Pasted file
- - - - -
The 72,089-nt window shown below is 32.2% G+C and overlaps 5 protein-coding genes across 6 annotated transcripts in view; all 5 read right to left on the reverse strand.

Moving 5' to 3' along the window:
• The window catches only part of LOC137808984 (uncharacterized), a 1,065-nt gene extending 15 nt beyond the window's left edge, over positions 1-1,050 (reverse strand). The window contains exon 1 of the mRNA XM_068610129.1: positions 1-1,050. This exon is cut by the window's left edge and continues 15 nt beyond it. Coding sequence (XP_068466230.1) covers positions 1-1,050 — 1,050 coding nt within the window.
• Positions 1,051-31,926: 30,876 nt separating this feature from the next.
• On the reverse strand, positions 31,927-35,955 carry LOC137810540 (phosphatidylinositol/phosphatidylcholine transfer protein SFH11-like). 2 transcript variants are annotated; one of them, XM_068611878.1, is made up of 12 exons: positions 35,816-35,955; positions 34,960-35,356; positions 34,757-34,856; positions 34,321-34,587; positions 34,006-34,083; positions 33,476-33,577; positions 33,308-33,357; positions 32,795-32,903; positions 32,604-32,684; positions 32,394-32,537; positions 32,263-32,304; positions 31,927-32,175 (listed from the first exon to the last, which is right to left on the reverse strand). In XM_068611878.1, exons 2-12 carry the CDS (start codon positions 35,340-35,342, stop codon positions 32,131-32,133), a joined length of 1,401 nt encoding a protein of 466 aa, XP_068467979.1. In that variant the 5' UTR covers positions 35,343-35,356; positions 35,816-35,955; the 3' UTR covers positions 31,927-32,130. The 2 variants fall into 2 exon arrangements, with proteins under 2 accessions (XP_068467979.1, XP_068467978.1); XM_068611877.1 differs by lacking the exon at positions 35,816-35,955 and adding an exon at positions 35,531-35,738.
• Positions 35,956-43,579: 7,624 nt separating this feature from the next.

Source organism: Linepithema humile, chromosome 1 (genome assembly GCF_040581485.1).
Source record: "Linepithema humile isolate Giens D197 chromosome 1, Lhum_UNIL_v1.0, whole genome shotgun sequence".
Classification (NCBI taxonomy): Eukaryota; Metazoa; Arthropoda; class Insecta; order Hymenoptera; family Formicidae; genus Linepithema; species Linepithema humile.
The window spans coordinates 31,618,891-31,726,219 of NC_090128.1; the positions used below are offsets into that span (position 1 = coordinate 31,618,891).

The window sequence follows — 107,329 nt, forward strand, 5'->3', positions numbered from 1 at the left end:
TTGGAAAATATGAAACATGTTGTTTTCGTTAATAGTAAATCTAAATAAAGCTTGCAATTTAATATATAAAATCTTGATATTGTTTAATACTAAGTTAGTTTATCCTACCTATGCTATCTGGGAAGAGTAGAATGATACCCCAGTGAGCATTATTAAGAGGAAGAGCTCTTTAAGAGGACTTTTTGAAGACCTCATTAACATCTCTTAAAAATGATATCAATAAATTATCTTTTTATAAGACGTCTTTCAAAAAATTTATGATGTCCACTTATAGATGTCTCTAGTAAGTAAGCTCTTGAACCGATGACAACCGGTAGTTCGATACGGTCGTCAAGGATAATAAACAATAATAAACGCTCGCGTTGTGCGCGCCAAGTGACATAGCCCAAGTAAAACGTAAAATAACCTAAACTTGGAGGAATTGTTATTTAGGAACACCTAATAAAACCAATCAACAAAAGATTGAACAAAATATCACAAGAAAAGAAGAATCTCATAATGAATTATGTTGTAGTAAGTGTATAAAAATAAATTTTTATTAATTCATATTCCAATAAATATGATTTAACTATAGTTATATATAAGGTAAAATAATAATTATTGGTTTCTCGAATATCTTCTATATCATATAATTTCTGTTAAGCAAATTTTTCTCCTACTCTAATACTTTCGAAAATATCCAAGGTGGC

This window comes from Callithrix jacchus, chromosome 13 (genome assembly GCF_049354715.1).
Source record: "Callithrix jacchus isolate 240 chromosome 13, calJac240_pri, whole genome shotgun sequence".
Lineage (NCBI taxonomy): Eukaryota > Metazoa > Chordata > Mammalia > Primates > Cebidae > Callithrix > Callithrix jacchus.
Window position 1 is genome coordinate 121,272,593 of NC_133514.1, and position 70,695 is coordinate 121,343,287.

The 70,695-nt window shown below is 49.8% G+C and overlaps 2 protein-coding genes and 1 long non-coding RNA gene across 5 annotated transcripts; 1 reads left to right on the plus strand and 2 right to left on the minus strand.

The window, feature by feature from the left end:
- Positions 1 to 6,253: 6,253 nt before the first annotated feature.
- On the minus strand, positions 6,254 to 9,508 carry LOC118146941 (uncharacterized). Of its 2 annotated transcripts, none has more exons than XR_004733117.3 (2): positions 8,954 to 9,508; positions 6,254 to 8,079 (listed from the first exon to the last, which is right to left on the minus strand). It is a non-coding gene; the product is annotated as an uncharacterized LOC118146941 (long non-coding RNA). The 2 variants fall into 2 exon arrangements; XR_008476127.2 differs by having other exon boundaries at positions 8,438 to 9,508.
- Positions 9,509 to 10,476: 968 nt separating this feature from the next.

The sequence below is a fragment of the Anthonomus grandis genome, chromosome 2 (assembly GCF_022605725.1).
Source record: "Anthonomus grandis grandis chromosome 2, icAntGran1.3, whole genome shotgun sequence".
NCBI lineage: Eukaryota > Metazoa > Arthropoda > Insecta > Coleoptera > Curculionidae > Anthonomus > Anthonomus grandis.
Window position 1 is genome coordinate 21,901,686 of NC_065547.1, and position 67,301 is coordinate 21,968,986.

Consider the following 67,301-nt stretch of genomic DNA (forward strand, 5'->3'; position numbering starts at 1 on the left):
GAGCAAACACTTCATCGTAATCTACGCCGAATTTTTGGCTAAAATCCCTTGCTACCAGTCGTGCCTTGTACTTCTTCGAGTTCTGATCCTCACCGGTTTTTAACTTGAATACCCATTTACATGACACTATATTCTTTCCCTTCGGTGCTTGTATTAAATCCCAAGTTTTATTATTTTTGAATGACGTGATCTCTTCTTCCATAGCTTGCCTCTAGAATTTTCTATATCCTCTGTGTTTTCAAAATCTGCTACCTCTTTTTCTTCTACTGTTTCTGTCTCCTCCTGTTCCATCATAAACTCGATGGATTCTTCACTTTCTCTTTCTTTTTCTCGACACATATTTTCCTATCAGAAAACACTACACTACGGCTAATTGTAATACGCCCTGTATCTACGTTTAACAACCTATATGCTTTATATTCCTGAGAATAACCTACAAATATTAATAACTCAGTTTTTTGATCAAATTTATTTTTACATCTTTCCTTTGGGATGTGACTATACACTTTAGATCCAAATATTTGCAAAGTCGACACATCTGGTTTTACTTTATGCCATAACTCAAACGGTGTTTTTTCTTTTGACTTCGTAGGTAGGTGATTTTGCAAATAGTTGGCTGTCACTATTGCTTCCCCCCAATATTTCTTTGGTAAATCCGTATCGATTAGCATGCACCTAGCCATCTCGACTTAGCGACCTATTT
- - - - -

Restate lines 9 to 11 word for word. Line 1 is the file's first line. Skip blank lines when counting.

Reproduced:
Classification (NCBI taxonomy): Eukaryota; Metazoa; Arthropoda; class Insecta; order Hymenoptera; family Formicidae; genus Linepithema; species Linepithema humile.
The window spans coordinates 31,618,891-31,726,219 of NC_090128.1; the positions used below are offsets into that span (position 1 = coordinate 31,618,891).

The window sequence follows — 107,329 nt, forward strand, 5'->3', positions numbered from 1 at the left end: